Shopping Center As Garden

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A local shopping area--admittedly it is mostly concrete, asphalt, and modern capitalism--some how managed to come off as a kind of garden on our visit Sunday.  Perhaps it was the glorious autumn day...
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...but as we walked around, it managed to feel like a garden. One could walk from one area to another looking at plants rather than store fronts or merchandise--at least a gardener could.  This place was finished just as the real estate bubble burst in 2008, so the surrounding empty land, intended to be crammed with housing, still remains empty, and there are empty store spaces still, waiting for higher traffic, or lower rents.  
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Very unusually for a Southern California shopping center, the plantings give the air of a savannah or prairie mixed with the more usual palms.  The parkways are crammed full of Dietes bicolor, creating from the roads what appears to be a grassland.  
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If you see a fresh small pot of Dietes bicolor at the garden center you would be overwhelmingly tempted to buy it.  It's an incredibly tough plant that fresh and new is a beautiful clump of grassy foliage with sweet yellow flowers held above.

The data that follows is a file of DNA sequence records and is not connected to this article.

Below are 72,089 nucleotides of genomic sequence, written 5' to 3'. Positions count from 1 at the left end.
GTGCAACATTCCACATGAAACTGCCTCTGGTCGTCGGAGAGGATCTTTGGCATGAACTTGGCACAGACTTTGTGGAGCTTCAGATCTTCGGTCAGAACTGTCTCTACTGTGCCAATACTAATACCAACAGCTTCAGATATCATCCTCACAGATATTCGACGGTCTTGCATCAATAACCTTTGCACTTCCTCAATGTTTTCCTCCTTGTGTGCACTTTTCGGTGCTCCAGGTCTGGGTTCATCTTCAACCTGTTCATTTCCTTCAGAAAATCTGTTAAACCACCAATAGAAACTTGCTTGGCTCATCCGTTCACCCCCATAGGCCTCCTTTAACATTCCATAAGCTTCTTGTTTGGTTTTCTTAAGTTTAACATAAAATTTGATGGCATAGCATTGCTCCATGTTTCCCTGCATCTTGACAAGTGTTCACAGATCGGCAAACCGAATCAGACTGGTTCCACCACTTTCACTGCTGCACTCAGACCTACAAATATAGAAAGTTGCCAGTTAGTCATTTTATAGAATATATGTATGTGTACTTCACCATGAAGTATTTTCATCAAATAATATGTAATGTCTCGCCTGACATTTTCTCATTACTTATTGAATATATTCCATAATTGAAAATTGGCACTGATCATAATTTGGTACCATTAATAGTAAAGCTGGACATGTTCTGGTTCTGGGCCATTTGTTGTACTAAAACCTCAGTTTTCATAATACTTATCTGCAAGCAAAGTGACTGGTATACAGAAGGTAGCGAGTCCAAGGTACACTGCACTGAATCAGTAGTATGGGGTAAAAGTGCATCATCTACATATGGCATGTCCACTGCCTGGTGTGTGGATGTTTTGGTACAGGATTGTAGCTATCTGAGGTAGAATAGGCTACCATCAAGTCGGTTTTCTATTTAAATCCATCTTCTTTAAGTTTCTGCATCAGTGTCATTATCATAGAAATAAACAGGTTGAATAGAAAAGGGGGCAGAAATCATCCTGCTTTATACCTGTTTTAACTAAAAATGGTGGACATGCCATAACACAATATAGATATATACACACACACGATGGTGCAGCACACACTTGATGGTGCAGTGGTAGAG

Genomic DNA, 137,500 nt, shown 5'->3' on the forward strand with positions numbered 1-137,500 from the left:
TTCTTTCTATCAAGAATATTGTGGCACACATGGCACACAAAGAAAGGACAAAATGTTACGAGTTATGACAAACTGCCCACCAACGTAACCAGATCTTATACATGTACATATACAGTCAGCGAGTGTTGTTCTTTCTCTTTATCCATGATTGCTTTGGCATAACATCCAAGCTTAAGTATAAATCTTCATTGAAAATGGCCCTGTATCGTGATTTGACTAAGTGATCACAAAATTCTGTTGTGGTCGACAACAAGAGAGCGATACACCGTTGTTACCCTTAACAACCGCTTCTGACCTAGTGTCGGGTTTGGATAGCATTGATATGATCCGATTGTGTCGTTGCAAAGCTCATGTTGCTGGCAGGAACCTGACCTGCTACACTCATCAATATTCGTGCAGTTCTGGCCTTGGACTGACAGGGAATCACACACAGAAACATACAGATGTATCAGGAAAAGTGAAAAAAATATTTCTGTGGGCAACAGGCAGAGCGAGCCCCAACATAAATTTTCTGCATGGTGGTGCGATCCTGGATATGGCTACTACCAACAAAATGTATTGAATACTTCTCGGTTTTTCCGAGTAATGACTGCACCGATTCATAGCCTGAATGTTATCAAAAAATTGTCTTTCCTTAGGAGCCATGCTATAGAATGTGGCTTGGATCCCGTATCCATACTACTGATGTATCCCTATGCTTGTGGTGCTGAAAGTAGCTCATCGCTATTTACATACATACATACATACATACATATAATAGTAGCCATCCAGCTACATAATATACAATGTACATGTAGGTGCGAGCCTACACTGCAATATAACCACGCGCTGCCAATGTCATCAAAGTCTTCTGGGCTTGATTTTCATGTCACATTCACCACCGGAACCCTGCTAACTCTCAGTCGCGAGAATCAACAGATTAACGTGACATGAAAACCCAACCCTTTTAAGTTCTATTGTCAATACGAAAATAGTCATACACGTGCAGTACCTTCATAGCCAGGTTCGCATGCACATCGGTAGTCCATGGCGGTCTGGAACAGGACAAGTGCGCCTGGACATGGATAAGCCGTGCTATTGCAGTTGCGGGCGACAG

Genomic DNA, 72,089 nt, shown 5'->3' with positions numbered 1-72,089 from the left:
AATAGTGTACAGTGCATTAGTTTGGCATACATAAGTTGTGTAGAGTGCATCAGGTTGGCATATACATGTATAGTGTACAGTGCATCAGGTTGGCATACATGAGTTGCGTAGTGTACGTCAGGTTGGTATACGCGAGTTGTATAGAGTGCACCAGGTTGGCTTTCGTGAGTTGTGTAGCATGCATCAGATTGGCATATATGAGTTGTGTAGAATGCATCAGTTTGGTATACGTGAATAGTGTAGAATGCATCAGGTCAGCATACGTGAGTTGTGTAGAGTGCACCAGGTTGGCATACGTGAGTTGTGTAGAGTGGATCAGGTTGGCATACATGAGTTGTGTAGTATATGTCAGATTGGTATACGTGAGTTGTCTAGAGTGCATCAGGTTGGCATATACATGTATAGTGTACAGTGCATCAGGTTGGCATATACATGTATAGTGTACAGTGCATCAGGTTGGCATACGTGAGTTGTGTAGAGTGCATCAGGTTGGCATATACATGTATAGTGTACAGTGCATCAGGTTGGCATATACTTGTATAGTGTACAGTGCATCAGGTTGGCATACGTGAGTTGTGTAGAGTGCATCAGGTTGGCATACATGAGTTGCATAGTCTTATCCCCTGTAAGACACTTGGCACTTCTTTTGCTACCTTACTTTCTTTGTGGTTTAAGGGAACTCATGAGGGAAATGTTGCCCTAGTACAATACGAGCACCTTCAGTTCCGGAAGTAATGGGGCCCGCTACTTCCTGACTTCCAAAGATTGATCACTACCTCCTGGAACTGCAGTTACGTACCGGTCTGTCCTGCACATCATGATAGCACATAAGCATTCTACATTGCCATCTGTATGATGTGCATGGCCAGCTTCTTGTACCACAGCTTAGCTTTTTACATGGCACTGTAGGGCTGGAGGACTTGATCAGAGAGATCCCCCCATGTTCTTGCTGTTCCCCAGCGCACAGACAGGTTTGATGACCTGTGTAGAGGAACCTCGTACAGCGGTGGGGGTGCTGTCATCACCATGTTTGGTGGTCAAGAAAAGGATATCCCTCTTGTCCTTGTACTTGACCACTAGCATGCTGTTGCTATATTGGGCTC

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 However after a few years, it's a tight, coarse, impenetrable mass of really dead grey foliage mixed in with newly dead brown foliage, soon-to-be-dead yellow foliage, and the fresh green foliage and yellow flowers that tempted people to buy it in the first place.  It's simply impossible to remove only the dead foliage, and the plant becomes so tight and full and solid in the ground, it is difficult to remove it at all. 
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The shopping center's Dietes has not quite yet reached the horror stage, but I am curious to see what will happen--will they mow it to the ground and let it sprout back, with a permanent stubble of dead leaves showing prominently at the baseThat's the usual scenario.  I'll be watching to see what they do with it.  The grassland effect is so intriguing--if only they had used a more maintainable plant!